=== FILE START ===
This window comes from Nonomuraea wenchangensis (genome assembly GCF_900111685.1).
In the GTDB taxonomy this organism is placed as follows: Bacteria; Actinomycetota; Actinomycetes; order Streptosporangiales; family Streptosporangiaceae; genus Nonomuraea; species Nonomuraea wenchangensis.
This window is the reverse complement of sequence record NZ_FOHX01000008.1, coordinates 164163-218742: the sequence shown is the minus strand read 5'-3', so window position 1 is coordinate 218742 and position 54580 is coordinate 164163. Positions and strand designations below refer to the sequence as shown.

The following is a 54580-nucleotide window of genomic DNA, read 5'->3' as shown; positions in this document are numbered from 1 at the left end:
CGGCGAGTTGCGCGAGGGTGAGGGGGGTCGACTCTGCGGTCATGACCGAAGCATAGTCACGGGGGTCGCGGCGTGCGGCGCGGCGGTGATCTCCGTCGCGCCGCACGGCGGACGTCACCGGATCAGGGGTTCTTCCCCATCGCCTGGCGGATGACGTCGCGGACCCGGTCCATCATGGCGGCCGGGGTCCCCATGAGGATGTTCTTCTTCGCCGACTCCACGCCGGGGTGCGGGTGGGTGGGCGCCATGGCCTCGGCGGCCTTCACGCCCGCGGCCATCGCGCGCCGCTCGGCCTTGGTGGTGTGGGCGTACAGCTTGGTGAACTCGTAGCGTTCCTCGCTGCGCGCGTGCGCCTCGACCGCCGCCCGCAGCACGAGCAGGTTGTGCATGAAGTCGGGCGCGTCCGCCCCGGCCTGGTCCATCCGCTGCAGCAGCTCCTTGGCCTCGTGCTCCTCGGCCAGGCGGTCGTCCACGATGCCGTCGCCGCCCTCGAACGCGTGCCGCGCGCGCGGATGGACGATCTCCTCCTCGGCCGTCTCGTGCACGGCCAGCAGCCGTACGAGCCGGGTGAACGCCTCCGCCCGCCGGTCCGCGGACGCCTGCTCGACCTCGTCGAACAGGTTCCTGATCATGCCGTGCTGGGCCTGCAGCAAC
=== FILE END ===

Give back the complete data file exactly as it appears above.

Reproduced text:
This window comes from Nonomuraea wenchangensis (genome assembly GCF_900111685.1).
In the GTDB taxonomy this organism is placed as follows: Bacteria; Actinomycetota; Actinomycetes; order Streptosporangiales; family Streptosporangiaceae; genus Nonomuraea; species Nonomuraea wenchangensis.
This window is the reverse complement of sequence record NZ_FOHX01000008.1, coordinates 164163-218742: the sequence shown is the minus strand read 5'-3', so window position 1 is coordinate 218742 and position 54580 is coordinate 164163. Positions and strand designations below refer to the sequence as shown.

The following is a 54580-nucleotide window of genomic DNA, read 5'->3' as shown; positions in this document are numbered from 1 at the left end:
CGGCGAGTTGCGCGAGGGTGAGGGGGGTCGACTCTGCGGTCATGACCGAAGCATAGTCACGGGGGTCGCGGCGTGCGGCGCGGCGGTGATCTCCGTCGCGCCGCACGGCGGACGTCACCGGATCAGGGGTTCTTCCCCATCGCCTGGCGGATGACGTCGCGGACCCGGTCCATCATGGCGGCCGGGGTCCCCATGAGGATGTTCTTCTTCGCCGACTCCACGCCGGGGTGCGGGTGGGTGGGCGCCATGGCCTCGGCGGCCTTCACGCCCGCGGCCATCGCGCGCCGCTCGGCCTTGGTGGTGTGGGCGTACAGCTTGGTGAACTCGTAGCGTTCCTCGCTGCGCGCGTGCGCCTCGACCGCCGCCCGCAGCACGAGCAGGTTGTGCATGAAGTCGGGCGCGTCCGCCCCGGCCTGGTCCATCCGCTGCAGCAGCTCCTTGGCCTCGTGCTCCTCGGCCAGGCGGTCGTCCACGATGCCGTCGCCGCCCTCGAACGCGTGCCGCGCGCGCGGATGGACGATCTCCTCCTCGGCCGTCTCGTGCACGGCCAGCAGCCGTACGAGCCGGGTGAACGCCTCCGCCCGCCGGTCCGCGGACGCCTGCTCGACCTCGTCGAACAGGTTCCTGATCATGCCGTGCTGGGCCTGCAGCAAC